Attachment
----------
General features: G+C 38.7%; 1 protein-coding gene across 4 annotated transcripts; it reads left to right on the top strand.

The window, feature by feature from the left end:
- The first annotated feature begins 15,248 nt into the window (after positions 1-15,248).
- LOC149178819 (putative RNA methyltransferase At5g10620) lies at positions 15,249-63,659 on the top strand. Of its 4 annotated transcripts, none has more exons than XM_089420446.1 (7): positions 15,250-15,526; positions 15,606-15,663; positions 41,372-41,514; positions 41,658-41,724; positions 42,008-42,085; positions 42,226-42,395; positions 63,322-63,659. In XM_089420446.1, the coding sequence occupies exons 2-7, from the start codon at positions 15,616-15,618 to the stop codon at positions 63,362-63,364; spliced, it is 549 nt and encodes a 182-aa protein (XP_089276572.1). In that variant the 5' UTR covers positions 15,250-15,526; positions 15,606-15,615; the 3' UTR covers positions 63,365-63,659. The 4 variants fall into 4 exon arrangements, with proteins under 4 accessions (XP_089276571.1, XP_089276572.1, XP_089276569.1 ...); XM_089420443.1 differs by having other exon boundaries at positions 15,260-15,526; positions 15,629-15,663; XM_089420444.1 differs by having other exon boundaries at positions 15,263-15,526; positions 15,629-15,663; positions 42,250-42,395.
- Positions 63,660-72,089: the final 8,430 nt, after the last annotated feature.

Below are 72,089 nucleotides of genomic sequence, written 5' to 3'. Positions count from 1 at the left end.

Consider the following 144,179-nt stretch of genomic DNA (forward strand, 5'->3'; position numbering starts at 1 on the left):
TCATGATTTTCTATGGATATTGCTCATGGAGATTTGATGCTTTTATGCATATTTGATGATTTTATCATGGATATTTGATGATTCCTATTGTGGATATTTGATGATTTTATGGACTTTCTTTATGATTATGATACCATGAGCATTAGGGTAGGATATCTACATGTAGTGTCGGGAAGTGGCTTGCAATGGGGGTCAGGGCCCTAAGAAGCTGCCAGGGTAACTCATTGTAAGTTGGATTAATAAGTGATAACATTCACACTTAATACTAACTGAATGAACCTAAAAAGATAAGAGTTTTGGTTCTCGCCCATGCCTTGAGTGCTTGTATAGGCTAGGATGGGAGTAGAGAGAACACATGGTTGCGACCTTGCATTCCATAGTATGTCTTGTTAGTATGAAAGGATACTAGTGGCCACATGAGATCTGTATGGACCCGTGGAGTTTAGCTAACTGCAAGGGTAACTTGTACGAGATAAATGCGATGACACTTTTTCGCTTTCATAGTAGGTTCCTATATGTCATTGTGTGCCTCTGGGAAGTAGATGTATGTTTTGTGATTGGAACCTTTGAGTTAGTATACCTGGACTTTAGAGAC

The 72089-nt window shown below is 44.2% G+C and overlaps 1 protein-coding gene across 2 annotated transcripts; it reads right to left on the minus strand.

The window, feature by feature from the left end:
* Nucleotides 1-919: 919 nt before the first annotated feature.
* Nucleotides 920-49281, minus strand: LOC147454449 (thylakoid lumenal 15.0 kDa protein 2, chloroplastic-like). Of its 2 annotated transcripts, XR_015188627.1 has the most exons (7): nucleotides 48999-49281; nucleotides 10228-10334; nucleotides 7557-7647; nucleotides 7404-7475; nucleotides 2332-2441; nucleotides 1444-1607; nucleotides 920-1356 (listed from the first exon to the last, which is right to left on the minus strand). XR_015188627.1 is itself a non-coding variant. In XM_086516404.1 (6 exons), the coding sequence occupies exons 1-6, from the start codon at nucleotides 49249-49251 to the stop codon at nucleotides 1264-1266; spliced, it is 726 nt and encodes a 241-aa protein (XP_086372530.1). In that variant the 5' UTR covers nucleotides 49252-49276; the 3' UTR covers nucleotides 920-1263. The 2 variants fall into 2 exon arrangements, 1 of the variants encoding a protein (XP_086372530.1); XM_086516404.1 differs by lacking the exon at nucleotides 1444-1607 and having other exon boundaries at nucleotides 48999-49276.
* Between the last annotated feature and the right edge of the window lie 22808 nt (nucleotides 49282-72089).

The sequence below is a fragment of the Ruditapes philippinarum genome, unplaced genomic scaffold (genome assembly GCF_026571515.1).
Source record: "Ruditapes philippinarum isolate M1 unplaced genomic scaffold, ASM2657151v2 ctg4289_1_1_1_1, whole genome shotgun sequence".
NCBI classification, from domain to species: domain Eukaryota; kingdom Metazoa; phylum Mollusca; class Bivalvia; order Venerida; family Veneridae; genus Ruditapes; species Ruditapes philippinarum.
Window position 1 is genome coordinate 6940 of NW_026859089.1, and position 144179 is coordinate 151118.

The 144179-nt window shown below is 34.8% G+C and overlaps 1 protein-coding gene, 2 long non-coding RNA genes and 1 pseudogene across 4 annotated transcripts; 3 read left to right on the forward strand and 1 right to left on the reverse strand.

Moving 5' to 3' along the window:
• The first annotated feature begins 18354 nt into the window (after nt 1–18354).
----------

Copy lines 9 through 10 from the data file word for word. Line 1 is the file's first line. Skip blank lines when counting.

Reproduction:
The 72089-nt window shown below is 44.2% G+C and overlaps 1 protein-coding gene across 2 annotated transcripts; it reads right to left on the minus strand.

The window, feature by feature from the left end: